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# OPTION PRICES AND STATE PRICES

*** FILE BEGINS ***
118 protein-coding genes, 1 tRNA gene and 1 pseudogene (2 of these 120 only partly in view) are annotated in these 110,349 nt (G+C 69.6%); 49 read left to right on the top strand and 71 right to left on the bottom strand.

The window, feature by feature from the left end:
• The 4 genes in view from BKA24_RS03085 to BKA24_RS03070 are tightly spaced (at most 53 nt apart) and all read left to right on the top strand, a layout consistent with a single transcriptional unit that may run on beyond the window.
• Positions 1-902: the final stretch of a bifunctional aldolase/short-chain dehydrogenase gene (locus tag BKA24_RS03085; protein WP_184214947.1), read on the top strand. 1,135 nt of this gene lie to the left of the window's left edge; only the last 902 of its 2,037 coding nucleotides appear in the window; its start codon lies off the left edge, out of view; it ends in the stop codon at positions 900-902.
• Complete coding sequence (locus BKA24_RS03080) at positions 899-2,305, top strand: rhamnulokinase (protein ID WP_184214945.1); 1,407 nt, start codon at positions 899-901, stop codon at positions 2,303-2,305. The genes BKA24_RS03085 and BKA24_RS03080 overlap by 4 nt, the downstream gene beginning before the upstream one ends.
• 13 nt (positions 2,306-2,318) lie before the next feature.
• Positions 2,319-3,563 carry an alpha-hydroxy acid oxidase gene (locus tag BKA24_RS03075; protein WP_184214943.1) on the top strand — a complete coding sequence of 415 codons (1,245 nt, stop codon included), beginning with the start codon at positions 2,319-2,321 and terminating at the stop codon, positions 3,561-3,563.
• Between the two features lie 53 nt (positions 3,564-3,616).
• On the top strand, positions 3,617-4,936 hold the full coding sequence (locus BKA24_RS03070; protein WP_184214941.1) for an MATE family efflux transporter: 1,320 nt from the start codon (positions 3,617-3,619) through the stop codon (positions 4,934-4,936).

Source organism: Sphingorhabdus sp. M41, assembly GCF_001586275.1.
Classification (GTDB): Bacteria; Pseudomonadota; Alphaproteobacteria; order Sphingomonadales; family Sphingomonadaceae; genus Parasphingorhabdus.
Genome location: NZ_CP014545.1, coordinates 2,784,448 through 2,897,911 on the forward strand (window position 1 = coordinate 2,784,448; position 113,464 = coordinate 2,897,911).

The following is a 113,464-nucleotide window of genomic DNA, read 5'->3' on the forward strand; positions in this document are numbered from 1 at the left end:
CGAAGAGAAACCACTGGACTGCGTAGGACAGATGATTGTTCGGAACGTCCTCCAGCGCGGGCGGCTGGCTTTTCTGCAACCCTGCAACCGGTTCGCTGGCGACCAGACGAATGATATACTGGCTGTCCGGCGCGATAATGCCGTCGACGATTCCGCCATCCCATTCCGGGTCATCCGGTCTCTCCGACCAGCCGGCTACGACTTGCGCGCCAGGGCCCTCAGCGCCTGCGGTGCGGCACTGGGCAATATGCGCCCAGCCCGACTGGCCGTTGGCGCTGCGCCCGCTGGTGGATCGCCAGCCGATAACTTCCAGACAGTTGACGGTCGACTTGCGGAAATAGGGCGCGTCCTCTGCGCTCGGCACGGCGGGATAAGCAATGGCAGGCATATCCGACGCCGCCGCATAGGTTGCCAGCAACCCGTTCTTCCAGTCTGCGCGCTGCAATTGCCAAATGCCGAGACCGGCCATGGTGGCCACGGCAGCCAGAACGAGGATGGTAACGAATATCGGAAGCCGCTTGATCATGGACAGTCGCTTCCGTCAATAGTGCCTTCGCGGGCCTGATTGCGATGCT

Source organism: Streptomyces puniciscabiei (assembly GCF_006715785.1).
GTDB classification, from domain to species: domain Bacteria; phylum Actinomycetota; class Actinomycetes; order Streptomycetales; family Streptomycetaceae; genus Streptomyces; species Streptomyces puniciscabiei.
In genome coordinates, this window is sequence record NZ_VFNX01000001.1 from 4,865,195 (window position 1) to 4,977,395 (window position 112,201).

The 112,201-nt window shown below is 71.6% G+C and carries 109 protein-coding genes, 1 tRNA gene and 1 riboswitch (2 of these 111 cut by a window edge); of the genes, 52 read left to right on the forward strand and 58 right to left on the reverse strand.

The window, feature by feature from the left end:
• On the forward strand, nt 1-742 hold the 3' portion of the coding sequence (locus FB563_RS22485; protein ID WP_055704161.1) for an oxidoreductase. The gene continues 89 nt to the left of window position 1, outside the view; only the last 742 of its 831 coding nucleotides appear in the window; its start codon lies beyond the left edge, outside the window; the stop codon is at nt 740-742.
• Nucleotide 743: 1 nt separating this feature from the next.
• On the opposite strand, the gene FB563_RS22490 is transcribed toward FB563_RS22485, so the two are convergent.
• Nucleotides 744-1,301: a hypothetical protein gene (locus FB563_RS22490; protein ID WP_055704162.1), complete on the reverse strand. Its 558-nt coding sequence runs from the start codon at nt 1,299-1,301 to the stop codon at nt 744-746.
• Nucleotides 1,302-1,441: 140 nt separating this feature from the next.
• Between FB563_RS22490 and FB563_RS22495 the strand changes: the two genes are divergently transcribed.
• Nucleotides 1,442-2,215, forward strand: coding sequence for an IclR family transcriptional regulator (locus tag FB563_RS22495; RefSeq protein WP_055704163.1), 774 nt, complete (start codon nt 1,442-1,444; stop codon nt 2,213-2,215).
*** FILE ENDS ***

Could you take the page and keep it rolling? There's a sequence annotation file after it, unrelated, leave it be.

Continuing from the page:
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D. M. Chance, TN97-13 Option Prices and State Prices 1 TEACHING NOTE 97-13: OPTION PRICES AND STATE PRICES1 Version date: July 18, 2008 C:\CLASSES\TEACHING NOTES\TN97-13.DOC A contingent claim is a security that provides a payoff that is dependent (contingent) on something specific happening. An option is one form of a contingent claim in that it provides a positive payoff under the condition that the option expires in-the-money. If the option does not expire in-the-money, the payoff is obviously zero. Another form of a contingent claim is a security that pays \$1 in a given outcome and zero otherwise. These outcomes are referred to as states or states of nature and the security is often called a state-contingent claim. Other common names for this type of security are pure security, the term we shall use, and Arrow-Debreu security, the latter arising out of the work of Nobel Laureates Kenneth Arrow and Gerard Debreu. In this Teaching Note, we examine some properties of pure securities and demonstrate how they relate to options. Suppose we are facing a risky situation, which could be something as simple as the next day in the stock market. Let us define the possible outcomes in terms of three states, which might be as simple as the market goes down 2% (state 1), the market is unchanged (state 2), and the market goes up 2% (state 3). Naturally the possible outcomes are infinite and cannot be reduced to such simple statements, but the framework provided by this simplification is, nonetheless, useful and generalizes to the case of a continuous spectrum of states. Consider a stock that will be worth \$110 in state 1, \$100 in state 2 and \$90 in state 3. Another security might be worth \$105 in state 1, \$101 in state 2 and \$98 in state 3. Suppose the risk-free rate is 2%. Then a risk-free security worth \$100 today would have a value of \$102 in each state. 1These notes have benefitted from helpful conversations with and similar notes of Professor Richard Rendleman of the University of North Carolina at Chapel Hill. The notes also appear in published form in Financial Engineering News, March/April 2003, pp. 8-10. Now consider a state-contingent claim that pays \$1 in state 1 and zero in the other states. Another state-contingent claim pays \$1 in state 2 and zero in the other states. A third state-contingent claim pays \$1 in state 3 and zero in the other states. Our first stock, whose three possible future values are \$110, \$100 and \$90, can be viewed as a portfolio of 110 units of the first-stateD. M. Chance, TN97-13 Option Prices and State Prices 2 contingent claim, 100 units of the second state-contingent claim and 90 units of the third state-contingent claim. Our second security can be viewed as a portfolio of 105 units of the first state-contingent claim, 101 units of the second and 98 units of the third. A risk-free security worth \$100 today can be viewed as 102 units of all three state-contingent claims. The price of a state-contingent claim is called a state price. It follows that the price of each security must be the value today of the equivalent portfolio of state-contingent claims. In other words, if we know the state prices, we can determine the security prices. Alternatively, if we know the security prices, we can determine the state prices. The state-contingent claims are the fundamental securities in the market. We cannot literally see them or trade them, but they are there, the financial atoms of the marketplace. Ordinary securities, being combinations of these pure securities, are sometimes called complex securities, though there is nothing particularly complex about them. They are just portfolios of pure securities. Let us now develop a formal framework for understanding these concepts. First let us establish the fact that there must always be at least as many securities as there are states. This is referred to as the spanning property, which means that the pure securities will be sufficient to reproduce any complex securities. Here we shall make the number of securities equal to the number of states. Specifically let there be n states, where each state is identified as state i, i = 1, 2, ...n and n complex securities, with each security defined as security j, j = 1, 2, ...,n with price Sj. Let Xij be the payoff of complex security j in state i. A complex security can be defined in terms of the number of units of each pure security required to replicate the payoffs of the complex security. We can alternatively define each pure security in terms of the number of units of each complex security required to replicate its outcomes. Define pure security i as a security that pays \$1 in state i and zero in all other states. Then αij is the number of units of complex security j that should be held to reproduce the payoff of pure security i. Alternatively we can view the payoff Xij as the number of units of pure security i that are implicit in complex security j. Let us now organize this information in a more meaningful way. We shall use both matrix and scalar notation, though the matrix notation is somewhat more useful in facilitating the solution of simultaneous equations. As stated, a pure security is a combination of complex securities. The payoffs of pure security 1 in each of the possible states are as follows: α11X11 + α12X12 + ... + α1nX1n = 1 (outcome in state 1)α11X21 + α12X22 + ... + α1nX2n = 0 (outcome in state 2) . . . α11Xn1 + α12Xn2 + ... + α1nXnn = 0 (outcome in state n). In other words, pure security 1 is a combination of α11 units of complex security 1, α12 units of complex security 2, ..., and α1n units of complex security n. Similarly the payoffs of pure security 2 in each of the possible states are as follows: α21X11 + α22X12 + ... + α2nX1n = 0 (outcome in state 1) α21X21 + α22X22 + ... + α2nX2n = 1 (outcome in state 2) . . . α21Xn1 + α22Xn2 + ... + α2nXnn = 0 (outcome in state n). Pure security 2 is, thus, a combination of α21 units of complex security 1, α22 units of complex security 2 and α2n units of complex security n. The payoffs of pure security n in each of the possible states are as follows: αn1X11 + αn2X12 + ... + αnnX1n = 0 (outcome in state 1) αn1X21 + αn2X22 + ... + αnnX2n = 0 (outcome in state 2) . . . αn1Xn1 + αn2Xn2 + ... + αnnXnn = 1 (outcome in state n). Pure security n is, thus, a combination of αn1 units of complex security 1, αn2 units of complex